Lake Victor is a 130-acre artificial impoundment constructed in 1966 and opened to fishing in 1968. It has an average depth of 8 feet and a maximum depth of 23 feet. Deepest areas are near the dam and along the old stream bed. A considerable amount of timber remains, providing fish habitat and cover. The lake has been previously stocked with sport fish include largemouth bass, bluegill, redear sunfish (shellcrackers), and channel catfish. The lake also supports a fairly good population of black crappie which appear to peak every 5 to 7-years. The lake is located in north Holmes County, south of S.R. 2, approximately one mile west of the New Hope community. It is within easy commuting distance from Chipley, Bonifay, DeFuniak Springs, and south Alabama. There is a concrete boat ramp with ample parking located near the dam on the northeast side of the lake.
There are no public upland recreational facilities or boat rentals available. Lake Victor RV Park LLC, a privately operated camping area with an unimproved (oyster shell) boat ramp is located on the southeast side of the lake. For available camp sites or fishing conditions they may be reached at 850-956-4526.
TrophyCatch is FWC's citizen-science program that rewards anglers for documenting and releasing trophy bass 8 pounds or larger. The following TrophyCatch bass have been submitted from Lake Victor:
Lunker Club (8 – 9.9 pounds): 4
Trophy Club (10 – 12.9 pounds): 1
Located just south of the Florida-Alabama line, Lake Victor is expected to provide excellent late-winter to early spring fishing opportunities. FWC electrofishing surveys convey a potential trophy bass fishery with a variety of harvestable sportfish species such as channel catfish.
Weather patterns will continue to be crucial this time of year. During late January and early February, look for cold fronts to push fish into deeper water, while warmer days following these systems should cause fish to seek forage in shallower areas. With water temperatures increasing from late February to early March, continue to monitor these cold fronts as they often impact feeding and spawning activity. Additionally, it is not unusual for certain areas in the lake to warm up faster than others. This can create “hot-spots” for sportfish activity so don’t be afraid to explore the entire lake perimeter. For the most success, observe weather conditions and adjust your fishing strategies, lures, and presentations accordingly.
Anglers have reported pleasant hauls of black crappie while the weather is still cool. These fish generally migrate into shallower waters to spawn as water temperatures climb into the high 50’s. Start looking for these fish among flooded timber in the center of the lake or off some of the deeper points and shorelines along the southern and western edges of the lake (late January to mid-February). Spawning activity typically peaks when water temperatures range from 60-62 degrees. Live minnows are a reliable bait, but small roostertail spinners, crank baits, and plastic jigs can be particularly fun when targeting these fish.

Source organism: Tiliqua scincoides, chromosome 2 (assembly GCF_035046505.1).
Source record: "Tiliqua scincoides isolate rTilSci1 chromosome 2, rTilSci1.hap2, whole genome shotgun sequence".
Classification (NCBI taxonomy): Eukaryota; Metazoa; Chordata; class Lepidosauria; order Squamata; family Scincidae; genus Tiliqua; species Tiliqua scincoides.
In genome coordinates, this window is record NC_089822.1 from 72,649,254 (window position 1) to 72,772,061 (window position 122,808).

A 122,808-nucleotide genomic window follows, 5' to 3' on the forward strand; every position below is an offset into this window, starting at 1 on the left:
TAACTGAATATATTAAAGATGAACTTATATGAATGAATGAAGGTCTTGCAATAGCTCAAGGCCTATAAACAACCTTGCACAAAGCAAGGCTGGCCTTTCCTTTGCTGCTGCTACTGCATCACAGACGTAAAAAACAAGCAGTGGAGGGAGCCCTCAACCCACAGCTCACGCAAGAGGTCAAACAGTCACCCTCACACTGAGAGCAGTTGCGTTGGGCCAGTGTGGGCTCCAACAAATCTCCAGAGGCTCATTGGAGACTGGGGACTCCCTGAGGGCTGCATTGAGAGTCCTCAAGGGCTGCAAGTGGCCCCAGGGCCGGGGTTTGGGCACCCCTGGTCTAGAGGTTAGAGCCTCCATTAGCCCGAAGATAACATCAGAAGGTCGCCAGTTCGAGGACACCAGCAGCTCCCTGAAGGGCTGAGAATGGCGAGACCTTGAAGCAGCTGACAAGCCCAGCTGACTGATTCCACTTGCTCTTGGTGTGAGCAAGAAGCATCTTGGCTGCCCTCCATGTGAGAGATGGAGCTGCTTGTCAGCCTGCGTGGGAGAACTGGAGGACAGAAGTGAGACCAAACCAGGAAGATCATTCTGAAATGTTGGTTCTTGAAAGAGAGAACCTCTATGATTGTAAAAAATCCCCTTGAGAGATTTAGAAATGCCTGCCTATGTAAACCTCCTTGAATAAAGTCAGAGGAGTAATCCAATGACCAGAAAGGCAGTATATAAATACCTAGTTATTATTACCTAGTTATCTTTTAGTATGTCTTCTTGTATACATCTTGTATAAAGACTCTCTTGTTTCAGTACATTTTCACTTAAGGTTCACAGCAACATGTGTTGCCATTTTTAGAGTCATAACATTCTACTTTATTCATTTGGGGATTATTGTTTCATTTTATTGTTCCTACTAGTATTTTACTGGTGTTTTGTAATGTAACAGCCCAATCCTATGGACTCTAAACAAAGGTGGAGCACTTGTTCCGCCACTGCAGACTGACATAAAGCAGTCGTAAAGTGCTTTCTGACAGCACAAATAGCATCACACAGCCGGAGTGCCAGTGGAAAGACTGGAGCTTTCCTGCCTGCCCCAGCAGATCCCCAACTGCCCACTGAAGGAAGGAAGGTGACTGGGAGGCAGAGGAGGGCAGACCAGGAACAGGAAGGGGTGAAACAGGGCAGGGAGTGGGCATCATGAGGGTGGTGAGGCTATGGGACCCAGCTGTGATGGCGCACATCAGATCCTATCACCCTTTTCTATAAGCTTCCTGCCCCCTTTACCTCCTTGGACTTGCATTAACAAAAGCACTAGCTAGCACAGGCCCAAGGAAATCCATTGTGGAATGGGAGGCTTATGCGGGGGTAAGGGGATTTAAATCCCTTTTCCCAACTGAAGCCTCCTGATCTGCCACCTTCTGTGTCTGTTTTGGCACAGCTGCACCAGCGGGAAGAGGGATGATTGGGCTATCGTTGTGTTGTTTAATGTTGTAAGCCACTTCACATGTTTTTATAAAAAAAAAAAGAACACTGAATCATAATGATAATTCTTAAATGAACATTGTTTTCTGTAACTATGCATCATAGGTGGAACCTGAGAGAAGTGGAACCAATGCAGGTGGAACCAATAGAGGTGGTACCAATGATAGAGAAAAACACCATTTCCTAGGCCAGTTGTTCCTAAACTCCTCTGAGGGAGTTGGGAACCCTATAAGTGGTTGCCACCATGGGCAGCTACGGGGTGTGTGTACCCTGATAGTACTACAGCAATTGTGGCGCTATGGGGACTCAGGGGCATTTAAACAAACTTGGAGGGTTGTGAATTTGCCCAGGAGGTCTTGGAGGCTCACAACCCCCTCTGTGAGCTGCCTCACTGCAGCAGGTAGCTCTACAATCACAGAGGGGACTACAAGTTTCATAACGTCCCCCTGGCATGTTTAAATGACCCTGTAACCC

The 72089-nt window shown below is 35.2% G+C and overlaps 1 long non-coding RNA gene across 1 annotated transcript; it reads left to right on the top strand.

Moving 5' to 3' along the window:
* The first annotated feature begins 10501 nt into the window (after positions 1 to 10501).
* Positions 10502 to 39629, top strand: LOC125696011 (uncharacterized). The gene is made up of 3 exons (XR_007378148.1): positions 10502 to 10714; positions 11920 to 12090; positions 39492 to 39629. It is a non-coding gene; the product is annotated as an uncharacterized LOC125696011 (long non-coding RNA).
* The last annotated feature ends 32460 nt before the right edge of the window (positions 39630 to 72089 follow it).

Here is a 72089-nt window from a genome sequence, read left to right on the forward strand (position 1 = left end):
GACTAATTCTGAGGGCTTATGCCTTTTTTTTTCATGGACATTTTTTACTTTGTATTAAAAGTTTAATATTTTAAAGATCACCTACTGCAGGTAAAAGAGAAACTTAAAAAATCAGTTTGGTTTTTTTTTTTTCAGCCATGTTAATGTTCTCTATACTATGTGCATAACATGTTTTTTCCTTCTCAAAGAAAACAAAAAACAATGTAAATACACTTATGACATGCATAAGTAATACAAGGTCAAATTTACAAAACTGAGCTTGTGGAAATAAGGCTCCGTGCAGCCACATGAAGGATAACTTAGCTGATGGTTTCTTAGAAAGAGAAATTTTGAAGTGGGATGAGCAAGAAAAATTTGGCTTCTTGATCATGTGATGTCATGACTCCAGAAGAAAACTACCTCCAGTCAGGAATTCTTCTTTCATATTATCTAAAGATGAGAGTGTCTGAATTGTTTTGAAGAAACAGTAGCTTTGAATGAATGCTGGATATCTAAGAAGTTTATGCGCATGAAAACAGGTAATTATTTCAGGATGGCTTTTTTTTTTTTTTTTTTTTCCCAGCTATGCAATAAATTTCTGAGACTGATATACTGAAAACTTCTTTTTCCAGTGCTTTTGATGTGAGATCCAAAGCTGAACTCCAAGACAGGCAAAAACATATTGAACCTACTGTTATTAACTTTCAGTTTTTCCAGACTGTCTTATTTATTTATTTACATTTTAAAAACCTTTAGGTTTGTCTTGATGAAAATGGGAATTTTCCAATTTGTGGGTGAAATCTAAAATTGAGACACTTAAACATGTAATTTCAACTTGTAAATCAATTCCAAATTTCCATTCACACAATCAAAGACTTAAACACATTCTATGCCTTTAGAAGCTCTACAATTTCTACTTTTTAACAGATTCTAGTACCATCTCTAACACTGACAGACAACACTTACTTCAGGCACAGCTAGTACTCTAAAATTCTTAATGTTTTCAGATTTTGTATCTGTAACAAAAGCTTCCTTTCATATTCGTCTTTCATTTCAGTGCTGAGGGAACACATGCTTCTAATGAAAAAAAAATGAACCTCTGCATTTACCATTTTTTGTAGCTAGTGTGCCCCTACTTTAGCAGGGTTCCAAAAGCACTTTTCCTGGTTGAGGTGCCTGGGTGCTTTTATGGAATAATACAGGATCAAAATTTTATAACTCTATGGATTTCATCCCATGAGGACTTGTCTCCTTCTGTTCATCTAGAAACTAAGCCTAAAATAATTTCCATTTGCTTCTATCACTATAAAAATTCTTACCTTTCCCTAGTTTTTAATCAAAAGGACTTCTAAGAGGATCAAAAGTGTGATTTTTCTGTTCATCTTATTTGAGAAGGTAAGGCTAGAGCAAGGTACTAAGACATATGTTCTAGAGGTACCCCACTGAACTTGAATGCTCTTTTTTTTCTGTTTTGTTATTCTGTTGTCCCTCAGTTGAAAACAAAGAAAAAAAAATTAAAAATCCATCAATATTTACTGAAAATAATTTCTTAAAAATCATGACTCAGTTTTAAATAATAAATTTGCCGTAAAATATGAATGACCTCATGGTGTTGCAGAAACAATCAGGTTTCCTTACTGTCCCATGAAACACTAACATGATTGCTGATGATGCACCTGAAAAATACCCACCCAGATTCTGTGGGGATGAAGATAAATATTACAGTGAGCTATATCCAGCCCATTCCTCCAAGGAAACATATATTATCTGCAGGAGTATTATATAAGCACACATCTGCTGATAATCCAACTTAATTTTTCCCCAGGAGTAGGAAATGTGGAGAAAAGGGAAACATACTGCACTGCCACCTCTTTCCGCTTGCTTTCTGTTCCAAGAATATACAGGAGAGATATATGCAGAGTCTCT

Water temperatures approaching the low-mid 60’s will begin to draw largemouth bass into the shallows to spawn. Male bass move in first, building nests in 2-6 feet of water with some even venturing as deep as 10 feet. Larger female bass will then begin to pair with males at each nest site. Peak spawning activity generally occurs around water temperatures of 64-66 degrees. In late February (2016) high concentrations of spawning bass appeared to congregate along the north-western shoreline, these congregations shifted to different portions of the lake as the season progressed. Stumps and other hard structure resting in water about 3-5ft deep tend to hold nice numbers of bass while large individuals have been observed in almost 6-7ft of water off the ends of docks. Dark colored plastic worms/lizards are particularly effective at generating strikes from aggressive, spawning bass. Spinnerbaits, floater-diver type lures, and rat-L-traps are also popular artificial baits this time of year. During low-light conditions (sunrise/sunset) noisy topwater lures (buzzbaits and surface plugs) can be thrilling as they generate explosive strikes at the surface.
Bluegill and redear sunfish (shellcracker) will likely still be moving between shallow and deep-water areas based on the changing weather patterns. Fish these areas with red worms, wigglers, or crickets either on the bottom with a small weight or deep below a cork. Be sure to use small hooks and light tackle to prevent these fish from recognizing your gear. Artificial baits such as beetle spins, roostertails, or curley-tailed grubs can also be effective when fished with a slower retrieve to access deeper water. Redear sunfish (shellcracker) generally begin to congregate as water temperatures approach the upper 60’s with spawning activity peaking around 68-72 degrees.
Numerous channel catfish, with individuals approaching 10 lbs were been documented during fall electrofishing surveys. These fish can be caught in deeper water near the dam or off the ends of docks. Staggering concentrations of brown bullheads were also observed, in water from 2-5ft deep, during March of 2016. Fish earth worms or chicken/beef livers on the bottom to entice these whiskered predators. If you have trouble keeping messy livers on the hook, try wrapping it in surgical gauze or pantyhose, but make sure you stretch the fabric to allow a nice odor draw fish to your bait. As with any body of water, be sure to consult the most recent state regulation booklet for a detailed and updated description of this year’s regulations if you plan to keep any fish.